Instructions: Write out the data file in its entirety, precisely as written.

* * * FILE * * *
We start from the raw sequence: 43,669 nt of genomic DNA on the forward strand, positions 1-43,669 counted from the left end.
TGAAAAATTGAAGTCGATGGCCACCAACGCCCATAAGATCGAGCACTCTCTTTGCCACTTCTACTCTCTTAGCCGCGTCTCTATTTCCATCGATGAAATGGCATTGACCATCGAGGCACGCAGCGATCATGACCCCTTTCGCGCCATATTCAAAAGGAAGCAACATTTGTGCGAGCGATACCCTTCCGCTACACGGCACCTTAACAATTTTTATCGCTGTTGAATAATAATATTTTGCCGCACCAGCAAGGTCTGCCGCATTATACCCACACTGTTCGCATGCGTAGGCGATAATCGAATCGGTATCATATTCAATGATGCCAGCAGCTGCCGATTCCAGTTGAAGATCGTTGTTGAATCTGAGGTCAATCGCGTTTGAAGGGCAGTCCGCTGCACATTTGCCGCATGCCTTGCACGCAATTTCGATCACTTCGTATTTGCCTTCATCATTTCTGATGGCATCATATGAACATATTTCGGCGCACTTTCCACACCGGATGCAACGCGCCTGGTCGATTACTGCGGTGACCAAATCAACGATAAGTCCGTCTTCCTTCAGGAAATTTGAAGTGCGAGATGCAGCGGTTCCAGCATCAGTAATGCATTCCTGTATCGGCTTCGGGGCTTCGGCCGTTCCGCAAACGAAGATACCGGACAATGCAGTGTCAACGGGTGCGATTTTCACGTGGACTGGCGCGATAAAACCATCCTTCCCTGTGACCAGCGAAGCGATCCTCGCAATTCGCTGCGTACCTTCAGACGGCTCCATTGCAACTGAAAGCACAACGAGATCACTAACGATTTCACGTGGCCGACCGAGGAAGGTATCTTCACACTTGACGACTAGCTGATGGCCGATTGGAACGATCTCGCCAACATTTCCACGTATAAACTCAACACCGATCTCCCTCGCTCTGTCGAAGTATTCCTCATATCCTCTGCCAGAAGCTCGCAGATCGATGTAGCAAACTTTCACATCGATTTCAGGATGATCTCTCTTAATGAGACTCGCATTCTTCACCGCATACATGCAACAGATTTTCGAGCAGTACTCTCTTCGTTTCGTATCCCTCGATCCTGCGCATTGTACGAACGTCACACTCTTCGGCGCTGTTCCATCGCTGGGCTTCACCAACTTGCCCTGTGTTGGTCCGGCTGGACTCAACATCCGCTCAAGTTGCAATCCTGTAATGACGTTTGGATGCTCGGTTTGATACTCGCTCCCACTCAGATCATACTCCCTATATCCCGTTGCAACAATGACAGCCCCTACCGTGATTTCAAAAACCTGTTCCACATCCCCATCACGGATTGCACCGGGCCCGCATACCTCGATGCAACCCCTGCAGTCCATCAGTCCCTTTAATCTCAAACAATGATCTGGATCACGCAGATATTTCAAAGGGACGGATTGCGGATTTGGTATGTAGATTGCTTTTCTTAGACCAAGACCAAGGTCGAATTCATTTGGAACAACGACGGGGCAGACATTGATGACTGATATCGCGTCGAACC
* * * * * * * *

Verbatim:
We start from the raw sequence: 43,669 nt of genomic DNA on the forward strand, positions 1-43,669 counted from the left end.
TGAAAAATTGAAGTCGATGGCCACCAACGCCCATAAGATCGAGCACTCTCTTTGCCACTTCTACTCTCTTAGCCGCGTCTCTATTTCCATCGATGAAATGGCATTGACCATCGAGGCACGCAGCGATCATGACCCCTTTCGCGCCATATTCAAAAGGAAGCAACATTTGTGCGAGCGATACCCTTCCGCTACACGGCACCTTAACAATTTTTATCGCTGTTGAATAATAATATTTTGCCGCACCAGCAAGGTCTGCCGCATTATACCCACACTGTTCGCATGCGTAGGCGATAATCGAATCGGTATCATATTCAATGATGCCAGCAGCTGCCGATTCCAGTTGAAGATCGTTGTTGAATCTGAGGTCAATCGCGTTTGAAGGGCAGTCCGCTGCACATTTGCCGCATGCCTTGCACGCAATTTCGATCACTTCGTATTTGCCTTCATCATTTCTGATGGCATCATATGAACATATTTCGGCGCACTTTCCACACCGGATGCAACGCGCCTGGTCGATTACTGCGGTGACCAAATCAACGATAAGTCCGTCTTCCTTCAGGAAATTTGAAGTGCGAGATGCAGCGGTTCCAGCATCAGTAATGCATTCCTGTATCGGCTTCGGGGCTTCGGCCGTTCCGCAAACGAAGATACCGGACAATGCAGTGTCAACGGGTGCGATTTTCACGTGGACTGGCGCGATAAAACCATCCTTCCCTGTGACCAGCGAAGCGATCCTCGCAATTCGCTGCGTACCTTCAGACGGCTCCATTGCAACTGAAAGCACAACGAGATCACTAACGATTTCACGTGGCCGACCGAGGAAGGTATCTTCACACTTGACGACTAGCTGATGGCCGATTGGAACGATCTCGCCAACATTTCCACGTATAAACTCAACACCGATCTCCCTCGCTCTGTCGAAGTATTCCTCATATCCTCTGCCAGAAGCTCGCAGATCGATGTAGCAAACTTTCACATCGATTTCAGGATGATCTCTCTTAATGAGACTCGCATTCTTCACCGCATACATGCAACAGATTTTCGAGCAGTACTCTCTTCGTTTCGTATCCCTCGATCCTGCGCATTGTACGAACGTCACACTCTTCGGCGCTGTTCCATCGCTGGGCTTCACCAACTTGCCCTGTGTTGGTCCGGCTGGACTCAACATCCGCTCAAGTTGCAATCCTGTAATGACGTTTGGATGCTCGGTTTGATACTCGCTCCCACTCAGATCATACTCCCTATATCCCGTTGCAACAATGACAGCCCCTACCGTGATTTCAAAAACCTGTTCCACATCCCCATCACGGATTGCACCGGGCCCGCATACCTCGATGCAACCCCTGCAGTCCATCAGTCCCTTTAATCTCAAACAATGATCTGGATCACGCAGATATTTCAAAGGGACGGATTGCGGATTTGGTATGTAGATTGCTTTTCTTAGACCAAGACCAAGGTCGAATTCATTTGGAACAACGACGGGGCAGACATTGATGACTGATATCGCGTCGAACC